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Celebrating five years of growth

From left to right: Mary Tolikas, Hansjörg Wyss, Drew Faust, Don Ingber, Ayis Antoniou

The Institute community gathered on May 21 to celebrate five years of the Institute’s work in innovation, collaboration, and technology translation. But there was a big surprise in store, as Harvard University President Drew Faust announced to all that the Institute’s founding donor, Hansjörg Wyss, would match his initial gift of $125 million to the Wyss Institute, doubling his 2009 investment in developing new biologically inspired technologies to $250 million.

"My greatest wish is to give most of my money away before I die to make a difference in the world," Wyss told about 300 of the Institute’s faculty, staff, fellows, students, as well as the executive leadership of the Institute, Harvard University, Harvard Medical School, Children’s Hospital, Brigham and Women’s Hospital and Boston University who gathered for the mid-day event on the fifth floor of the Center for Life Sciences Building in Boston.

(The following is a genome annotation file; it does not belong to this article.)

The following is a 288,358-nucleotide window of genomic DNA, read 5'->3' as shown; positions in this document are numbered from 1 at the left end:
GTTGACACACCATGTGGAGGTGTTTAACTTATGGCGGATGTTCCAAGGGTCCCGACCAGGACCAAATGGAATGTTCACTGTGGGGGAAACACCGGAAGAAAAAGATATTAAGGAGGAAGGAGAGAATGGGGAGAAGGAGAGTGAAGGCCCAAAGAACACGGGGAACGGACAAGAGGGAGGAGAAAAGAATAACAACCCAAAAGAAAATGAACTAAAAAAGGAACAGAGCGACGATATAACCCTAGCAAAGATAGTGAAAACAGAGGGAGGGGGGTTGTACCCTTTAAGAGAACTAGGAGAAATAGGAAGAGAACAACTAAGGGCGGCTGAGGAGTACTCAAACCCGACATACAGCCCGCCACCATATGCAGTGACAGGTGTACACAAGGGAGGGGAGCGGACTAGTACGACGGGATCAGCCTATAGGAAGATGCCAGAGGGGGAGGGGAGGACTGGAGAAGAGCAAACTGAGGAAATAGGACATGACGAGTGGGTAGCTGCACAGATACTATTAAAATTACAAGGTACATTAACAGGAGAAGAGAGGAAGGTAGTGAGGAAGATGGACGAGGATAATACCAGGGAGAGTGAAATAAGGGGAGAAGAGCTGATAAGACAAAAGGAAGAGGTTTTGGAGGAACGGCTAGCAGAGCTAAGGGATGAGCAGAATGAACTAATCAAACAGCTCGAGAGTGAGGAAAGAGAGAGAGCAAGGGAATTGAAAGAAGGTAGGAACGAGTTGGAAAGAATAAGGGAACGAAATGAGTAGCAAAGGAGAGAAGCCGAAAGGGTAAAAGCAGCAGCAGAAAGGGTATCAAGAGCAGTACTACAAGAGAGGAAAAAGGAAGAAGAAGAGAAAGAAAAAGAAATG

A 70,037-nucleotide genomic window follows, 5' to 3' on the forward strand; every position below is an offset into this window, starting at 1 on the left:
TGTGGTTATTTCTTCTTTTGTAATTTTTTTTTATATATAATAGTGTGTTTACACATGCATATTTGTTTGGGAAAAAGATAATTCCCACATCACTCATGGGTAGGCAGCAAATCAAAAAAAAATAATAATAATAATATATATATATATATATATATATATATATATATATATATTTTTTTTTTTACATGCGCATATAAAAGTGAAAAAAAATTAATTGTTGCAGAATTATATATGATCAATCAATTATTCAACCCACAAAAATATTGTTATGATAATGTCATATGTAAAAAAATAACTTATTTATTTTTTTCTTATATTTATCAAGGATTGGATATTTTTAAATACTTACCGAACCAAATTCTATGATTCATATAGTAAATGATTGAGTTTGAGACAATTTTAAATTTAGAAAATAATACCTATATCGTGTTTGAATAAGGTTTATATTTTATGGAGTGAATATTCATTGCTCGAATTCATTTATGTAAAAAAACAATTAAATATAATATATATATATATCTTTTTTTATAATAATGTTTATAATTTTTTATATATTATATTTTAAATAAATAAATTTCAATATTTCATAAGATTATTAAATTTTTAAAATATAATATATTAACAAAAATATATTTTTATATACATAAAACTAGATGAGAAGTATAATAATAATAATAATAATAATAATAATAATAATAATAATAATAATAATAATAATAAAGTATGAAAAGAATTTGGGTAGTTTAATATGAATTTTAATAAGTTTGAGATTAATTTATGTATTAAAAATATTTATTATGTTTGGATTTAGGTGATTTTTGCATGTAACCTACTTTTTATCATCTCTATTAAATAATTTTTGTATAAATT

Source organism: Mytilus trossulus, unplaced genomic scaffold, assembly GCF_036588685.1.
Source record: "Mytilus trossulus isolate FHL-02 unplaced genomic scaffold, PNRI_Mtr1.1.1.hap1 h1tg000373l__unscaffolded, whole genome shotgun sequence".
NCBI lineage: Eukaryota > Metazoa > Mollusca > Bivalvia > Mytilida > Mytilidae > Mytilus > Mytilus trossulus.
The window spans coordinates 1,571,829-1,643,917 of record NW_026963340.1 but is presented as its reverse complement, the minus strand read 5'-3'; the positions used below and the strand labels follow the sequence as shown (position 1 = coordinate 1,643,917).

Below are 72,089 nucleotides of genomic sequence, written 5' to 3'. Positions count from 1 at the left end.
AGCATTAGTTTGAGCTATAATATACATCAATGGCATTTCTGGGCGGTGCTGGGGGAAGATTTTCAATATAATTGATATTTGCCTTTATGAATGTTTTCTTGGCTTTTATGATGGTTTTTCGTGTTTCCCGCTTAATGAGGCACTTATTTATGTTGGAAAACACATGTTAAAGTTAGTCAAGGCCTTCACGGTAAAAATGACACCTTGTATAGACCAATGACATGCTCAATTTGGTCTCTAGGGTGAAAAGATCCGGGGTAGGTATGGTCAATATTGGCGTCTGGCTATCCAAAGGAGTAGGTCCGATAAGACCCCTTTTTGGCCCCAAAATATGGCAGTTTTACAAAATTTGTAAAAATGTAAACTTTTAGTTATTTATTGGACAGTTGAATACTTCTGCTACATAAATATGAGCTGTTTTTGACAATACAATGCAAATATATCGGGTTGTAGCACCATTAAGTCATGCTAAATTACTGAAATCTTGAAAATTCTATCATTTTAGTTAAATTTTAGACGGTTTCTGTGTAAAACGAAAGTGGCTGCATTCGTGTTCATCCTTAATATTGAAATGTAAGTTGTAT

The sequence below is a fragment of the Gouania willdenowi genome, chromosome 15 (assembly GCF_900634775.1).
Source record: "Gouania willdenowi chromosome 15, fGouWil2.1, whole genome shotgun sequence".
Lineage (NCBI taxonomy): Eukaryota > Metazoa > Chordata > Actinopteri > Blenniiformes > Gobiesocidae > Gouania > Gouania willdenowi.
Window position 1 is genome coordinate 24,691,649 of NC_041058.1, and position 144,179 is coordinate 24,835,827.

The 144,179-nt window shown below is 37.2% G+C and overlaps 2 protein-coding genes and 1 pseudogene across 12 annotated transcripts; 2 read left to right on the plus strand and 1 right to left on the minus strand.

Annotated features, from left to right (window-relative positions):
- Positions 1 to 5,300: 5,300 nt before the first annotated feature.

Wyss has already made a big difference, Harvard President Drew Faust said at the event. "We just don’t know how to thank you for your vision and what this has meant for scientists and the people who will be beneficiaries of that science," she said.

Wyss complimented Founding Director Don Ingber and the accomplishments of Institute researchers. "I’m excited and pleased about what’s happened here under Don’s direction," he said.

At the event, Wyss specifically thanked the Institute staff for their efforts to develop technologies and potential clinical treatments that neither he nor anyone else could have foreseen when the institute was launched just four years ago.

"I still can’t believe we have published an average of one Science or Nature paper every month for 52 months," Ingber said to the crowd. Ingber noted more of the institute’s accomplishments — 450 patents, two clinical trials, 20 industry collaborations in discussion, and more. Ingber touted the Institute’s groundbreaking new approach to technology transfer, involving collaborations between industry and academic scientists. "This is something new, and we’re incredibly proud of that," he said.

Ingber, like Wyss, attributed the Institute’s success to its faculty and staff, which has grown to 350 people. "The secret to our success is the people," Ingber concluded.

For more information, see the press release outlining news of Wyss’ gift.

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